Soil Compaction

There are many myths and misunderstandings surrounding soil compaction and the use of tracked versus wheeled machinery.

Colour photo of a carrot crop grown in beds in a field.Soil compaction is a complex subject. From a soil management perspective, compaction problems can be divided into surface compaction and sub-surface compaction. Surface compaction occurs in the upper soil layers, and is generally considered to be removed by tillage operations. The depth of compaction would be in the 15 - 30 cm range. Sub-surface compaction occurs below the depth of tillage.

The degree of surface compaction is largely determined by the ground contact pressure. Ground contact pressure is calculated as the weight of the tractor divided by the total contact area of the tyres. Reducing contact pressure by having a larger contact area can be achieved using duals, radials, low ground pressure tyres, or tracks. Tracked vehicles may have an advantage in relation to surface compaction, because the weight of the tractor is distributed over a greater ground contact area.

However, tracks do not necessarily share the load equally over the entire track. The load can be concentrated at the sprockets and idlers. The way in which the weight transfers under draft load will also influence the weight distribution over the length of the track, or to the rear tyres, in the case of a wheeled tractor. This will affect soil compaction depending on field conditions at the time.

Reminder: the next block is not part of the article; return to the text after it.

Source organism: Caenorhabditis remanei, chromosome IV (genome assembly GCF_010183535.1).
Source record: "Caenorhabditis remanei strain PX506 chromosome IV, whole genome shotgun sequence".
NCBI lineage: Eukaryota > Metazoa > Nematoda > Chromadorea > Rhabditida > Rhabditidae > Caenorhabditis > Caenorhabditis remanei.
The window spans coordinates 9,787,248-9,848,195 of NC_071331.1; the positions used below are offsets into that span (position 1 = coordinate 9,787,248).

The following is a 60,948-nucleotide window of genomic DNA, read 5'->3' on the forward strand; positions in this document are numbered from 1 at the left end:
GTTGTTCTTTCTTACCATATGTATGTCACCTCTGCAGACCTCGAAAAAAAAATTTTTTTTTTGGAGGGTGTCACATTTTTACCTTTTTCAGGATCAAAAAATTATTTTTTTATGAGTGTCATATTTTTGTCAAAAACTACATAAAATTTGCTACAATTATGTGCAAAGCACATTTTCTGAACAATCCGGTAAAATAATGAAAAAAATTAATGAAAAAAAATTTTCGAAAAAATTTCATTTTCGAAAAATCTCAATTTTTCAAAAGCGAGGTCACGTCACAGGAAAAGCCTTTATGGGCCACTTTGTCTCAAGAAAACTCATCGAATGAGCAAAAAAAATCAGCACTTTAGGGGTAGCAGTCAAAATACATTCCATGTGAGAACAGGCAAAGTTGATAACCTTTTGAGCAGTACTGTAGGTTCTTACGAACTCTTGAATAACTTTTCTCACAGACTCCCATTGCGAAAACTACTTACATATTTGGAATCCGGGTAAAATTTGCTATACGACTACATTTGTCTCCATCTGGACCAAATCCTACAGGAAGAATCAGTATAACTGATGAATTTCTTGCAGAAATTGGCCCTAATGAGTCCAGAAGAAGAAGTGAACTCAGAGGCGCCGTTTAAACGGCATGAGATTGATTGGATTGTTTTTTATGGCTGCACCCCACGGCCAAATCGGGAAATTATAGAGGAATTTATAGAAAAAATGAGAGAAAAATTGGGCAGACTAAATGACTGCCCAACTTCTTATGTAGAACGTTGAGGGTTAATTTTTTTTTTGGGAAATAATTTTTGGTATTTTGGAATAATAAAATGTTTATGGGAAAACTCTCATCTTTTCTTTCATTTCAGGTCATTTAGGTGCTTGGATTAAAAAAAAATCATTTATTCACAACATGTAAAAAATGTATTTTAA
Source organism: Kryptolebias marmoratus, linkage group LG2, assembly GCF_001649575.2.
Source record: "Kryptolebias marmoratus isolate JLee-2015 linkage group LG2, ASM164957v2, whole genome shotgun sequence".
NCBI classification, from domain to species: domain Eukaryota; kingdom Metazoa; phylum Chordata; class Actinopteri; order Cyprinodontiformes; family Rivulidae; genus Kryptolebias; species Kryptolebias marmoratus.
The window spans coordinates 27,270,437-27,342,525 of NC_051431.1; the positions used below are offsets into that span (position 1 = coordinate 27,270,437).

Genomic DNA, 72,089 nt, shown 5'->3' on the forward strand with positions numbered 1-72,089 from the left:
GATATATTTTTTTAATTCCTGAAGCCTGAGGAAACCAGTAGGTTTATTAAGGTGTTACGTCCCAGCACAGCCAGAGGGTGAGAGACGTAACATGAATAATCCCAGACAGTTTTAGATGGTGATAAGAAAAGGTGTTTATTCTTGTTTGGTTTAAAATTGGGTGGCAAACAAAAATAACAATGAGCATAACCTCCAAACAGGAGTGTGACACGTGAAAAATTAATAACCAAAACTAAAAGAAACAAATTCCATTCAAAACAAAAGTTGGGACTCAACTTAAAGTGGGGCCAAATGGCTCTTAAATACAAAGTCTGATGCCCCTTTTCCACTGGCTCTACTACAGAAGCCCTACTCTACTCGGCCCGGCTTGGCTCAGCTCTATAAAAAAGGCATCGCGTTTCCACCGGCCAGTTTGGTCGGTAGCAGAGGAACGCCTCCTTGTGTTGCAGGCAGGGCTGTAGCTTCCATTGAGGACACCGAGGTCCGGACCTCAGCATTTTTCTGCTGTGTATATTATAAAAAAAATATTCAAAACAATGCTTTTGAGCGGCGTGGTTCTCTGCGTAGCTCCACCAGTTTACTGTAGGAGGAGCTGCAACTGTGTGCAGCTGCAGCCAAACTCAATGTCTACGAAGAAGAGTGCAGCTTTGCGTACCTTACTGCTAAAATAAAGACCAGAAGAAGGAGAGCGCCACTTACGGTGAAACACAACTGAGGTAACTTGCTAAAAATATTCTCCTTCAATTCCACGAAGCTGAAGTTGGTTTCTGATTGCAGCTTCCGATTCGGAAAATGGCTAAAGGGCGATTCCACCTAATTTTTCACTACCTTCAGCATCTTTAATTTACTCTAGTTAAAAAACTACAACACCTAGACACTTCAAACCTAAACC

Reducing ground contact pressure, by increasing the tyre footprint (eg. low ground pressure tyres, duals, radials) or using tracks, should help minimise surface compaction. Surface compaction can also be reduced by trafficking when soil is in a less compactable state (not too wet, not freshly cultivated) and loading tractors to give about 10% wheel slip.

Sub-soil compaction is a different story and is primarily determined by the axle load. The axle load on a tractor is determined by the weight of the tractor, any added ballast and load transfer under draft. Guidelines for maximum axle loads to minimise sub-soil compaction vary around the world, but most soils researchers believe that axle loads should be kept below about 8 t/axle. Trafficking wet soils will increase the severity of compaction.

The greatest danger with sub-soil compaction is that it is almost impossible to overcome with tillage, unlike surface compaction, which can be overcome (at some expense) with tillage operations.

Sub-surface compaction can only be reduced by reducing axle loads and can only be repaired by letting nature take its course through the natural soil repair processes.

Regardless of the type of compaction, the first pass causes 70 - 80% of the total compaction in the soil. This is where controlled traffic farming shows its greatest advantage. By repeatedly driving in the same wheel mark, the compacted soil makes traffic easier, and at the same time, the compaction zone is kept separate from the crop growth zone. A greater area of soil is in a better condition for plant growth under controlled traffic farming because random traffic patterns are avoided. These benefits can be realised by using either wheeled or tracked equipment.






Photograph above: Using permanent raised beds is one method of managing soil compaction.
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